About this work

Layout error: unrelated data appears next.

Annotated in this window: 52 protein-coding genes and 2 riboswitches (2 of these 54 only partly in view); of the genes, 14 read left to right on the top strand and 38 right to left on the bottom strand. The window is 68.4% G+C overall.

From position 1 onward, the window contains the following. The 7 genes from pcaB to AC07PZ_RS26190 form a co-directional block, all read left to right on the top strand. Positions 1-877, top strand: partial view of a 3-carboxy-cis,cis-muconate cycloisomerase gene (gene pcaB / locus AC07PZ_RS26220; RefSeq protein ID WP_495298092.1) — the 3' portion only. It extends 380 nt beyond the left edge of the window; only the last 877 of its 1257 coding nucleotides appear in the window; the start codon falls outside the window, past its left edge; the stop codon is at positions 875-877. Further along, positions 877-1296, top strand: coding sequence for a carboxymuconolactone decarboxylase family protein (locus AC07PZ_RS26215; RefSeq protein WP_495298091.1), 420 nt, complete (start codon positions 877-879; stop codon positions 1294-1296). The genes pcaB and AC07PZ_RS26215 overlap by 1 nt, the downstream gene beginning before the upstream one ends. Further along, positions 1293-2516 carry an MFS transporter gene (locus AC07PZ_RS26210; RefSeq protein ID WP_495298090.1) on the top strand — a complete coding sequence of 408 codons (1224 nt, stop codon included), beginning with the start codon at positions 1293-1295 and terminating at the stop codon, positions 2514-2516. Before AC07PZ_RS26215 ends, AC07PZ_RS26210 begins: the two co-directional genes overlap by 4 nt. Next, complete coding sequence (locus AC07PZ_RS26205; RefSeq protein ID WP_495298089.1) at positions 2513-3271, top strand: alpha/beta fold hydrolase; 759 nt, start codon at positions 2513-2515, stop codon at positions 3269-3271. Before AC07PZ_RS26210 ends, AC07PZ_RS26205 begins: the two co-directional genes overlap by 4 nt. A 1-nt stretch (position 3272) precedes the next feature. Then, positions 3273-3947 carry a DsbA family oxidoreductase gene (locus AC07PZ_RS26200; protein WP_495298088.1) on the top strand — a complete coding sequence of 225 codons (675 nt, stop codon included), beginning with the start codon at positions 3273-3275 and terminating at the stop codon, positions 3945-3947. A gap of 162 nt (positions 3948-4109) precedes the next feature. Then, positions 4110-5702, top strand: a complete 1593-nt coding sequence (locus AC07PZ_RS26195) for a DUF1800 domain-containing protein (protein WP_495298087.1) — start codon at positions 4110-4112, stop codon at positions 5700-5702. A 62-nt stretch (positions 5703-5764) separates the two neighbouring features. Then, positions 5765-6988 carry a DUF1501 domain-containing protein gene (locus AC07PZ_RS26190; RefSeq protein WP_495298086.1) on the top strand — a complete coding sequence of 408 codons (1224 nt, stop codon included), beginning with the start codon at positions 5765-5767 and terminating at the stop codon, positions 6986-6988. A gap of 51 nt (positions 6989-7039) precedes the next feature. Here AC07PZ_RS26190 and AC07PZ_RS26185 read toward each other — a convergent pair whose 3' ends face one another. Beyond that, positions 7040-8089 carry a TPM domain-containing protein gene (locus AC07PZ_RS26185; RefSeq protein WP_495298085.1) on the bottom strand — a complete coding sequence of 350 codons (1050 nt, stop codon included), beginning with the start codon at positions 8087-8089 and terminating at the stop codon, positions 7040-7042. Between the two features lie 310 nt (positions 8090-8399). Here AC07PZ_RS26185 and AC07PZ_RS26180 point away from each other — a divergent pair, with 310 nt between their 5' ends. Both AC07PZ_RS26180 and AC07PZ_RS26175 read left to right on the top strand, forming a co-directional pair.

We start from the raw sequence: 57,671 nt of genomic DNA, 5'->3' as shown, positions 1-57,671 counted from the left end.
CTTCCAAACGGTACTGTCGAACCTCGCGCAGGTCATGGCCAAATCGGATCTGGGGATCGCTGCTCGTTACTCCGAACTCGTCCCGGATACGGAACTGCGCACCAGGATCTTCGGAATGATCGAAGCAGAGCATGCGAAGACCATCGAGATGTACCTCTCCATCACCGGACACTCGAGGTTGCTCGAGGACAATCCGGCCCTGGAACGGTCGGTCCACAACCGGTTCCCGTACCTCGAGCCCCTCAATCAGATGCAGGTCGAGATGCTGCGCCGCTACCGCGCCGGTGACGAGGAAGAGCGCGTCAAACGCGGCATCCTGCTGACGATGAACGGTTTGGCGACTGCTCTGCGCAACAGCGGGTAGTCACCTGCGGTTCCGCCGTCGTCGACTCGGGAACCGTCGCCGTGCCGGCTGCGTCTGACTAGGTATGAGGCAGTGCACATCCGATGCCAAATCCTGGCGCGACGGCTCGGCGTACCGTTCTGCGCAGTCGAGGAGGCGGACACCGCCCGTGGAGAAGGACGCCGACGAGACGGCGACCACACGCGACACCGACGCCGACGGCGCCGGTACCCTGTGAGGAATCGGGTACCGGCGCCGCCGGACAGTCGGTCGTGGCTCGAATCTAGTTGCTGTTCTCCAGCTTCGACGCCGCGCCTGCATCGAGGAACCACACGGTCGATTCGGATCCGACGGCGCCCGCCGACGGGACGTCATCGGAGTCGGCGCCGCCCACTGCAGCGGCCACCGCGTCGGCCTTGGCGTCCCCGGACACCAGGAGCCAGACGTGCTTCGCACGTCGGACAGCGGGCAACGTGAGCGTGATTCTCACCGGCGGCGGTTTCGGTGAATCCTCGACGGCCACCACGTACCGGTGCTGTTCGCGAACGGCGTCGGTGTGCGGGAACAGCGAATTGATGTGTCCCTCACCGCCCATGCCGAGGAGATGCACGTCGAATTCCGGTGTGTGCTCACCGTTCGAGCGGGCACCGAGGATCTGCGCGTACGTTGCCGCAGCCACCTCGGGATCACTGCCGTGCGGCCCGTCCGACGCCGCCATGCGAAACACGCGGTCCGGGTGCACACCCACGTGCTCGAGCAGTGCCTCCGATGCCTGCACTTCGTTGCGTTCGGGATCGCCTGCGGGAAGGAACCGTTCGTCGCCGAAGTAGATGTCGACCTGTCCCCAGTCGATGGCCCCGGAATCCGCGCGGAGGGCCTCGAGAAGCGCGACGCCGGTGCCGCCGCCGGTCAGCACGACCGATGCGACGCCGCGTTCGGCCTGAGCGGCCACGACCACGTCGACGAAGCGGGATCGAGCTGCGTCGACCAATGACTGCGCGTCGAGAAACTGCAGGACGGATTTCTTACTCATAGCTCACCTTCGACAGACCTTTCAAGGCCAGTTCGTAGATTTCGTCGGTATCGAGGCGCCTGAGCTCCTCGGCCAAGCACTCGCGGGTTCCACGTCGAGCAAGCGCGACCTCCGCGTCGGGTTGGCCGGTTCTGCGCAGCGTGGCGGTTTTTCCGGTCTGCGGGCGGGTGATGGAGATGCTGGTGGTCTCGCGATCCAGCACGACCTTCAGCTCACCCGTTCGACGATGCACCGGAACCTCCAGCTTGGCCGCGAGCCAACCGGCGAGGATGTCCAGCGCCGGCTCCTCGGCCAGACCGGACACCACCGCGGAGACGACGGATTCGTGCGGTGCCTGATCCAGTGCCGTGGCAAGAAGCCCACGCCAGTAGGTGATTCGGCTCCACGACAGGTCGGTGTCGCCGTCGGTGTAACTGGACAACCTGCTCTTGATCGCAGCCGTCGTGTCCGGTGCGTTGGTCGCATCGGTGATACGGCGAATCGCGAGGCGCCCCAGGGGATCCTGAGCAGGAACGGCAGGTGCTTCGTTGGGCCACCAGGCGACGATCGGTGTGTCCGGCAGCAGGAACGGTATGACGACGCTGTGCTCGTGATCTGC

George Frideric Handel had the biggest hit of the London Italian opera season of 1723 with his Ottone, re di Germania (Otto, King of Germany). A two-and-a-half hour, three-act opera, Ottone had a libretto by Nicola Haym, based on the first century story of Otto, the barbarian king of Germany, who travels to decadent Rome to marry Theophanes, the Princess of the Eastern Empire. As in any great opera, there is a powerful story about love thwarted and regained and, as in any Italian opera of the period, there is convoluted palace intrigue. But, also as in any Italian opera of the period, every problem was solved by the end of the opera and every character lived happily ever after. Among the best-known arias from Ottone are "La speranza e giunta" (Hope is with us); "Vieni, o figlio" (Come, my son); and "Tanti affani" (Such troubles). However, the real reason for Ottone's success was the presence of three of the greatest singers of the time taking the three principal roles: Senesino, Cussoni, and Berenstadt. The second most popular of Handel's Italian operas, Ottone was given 34 performances in Handel's life.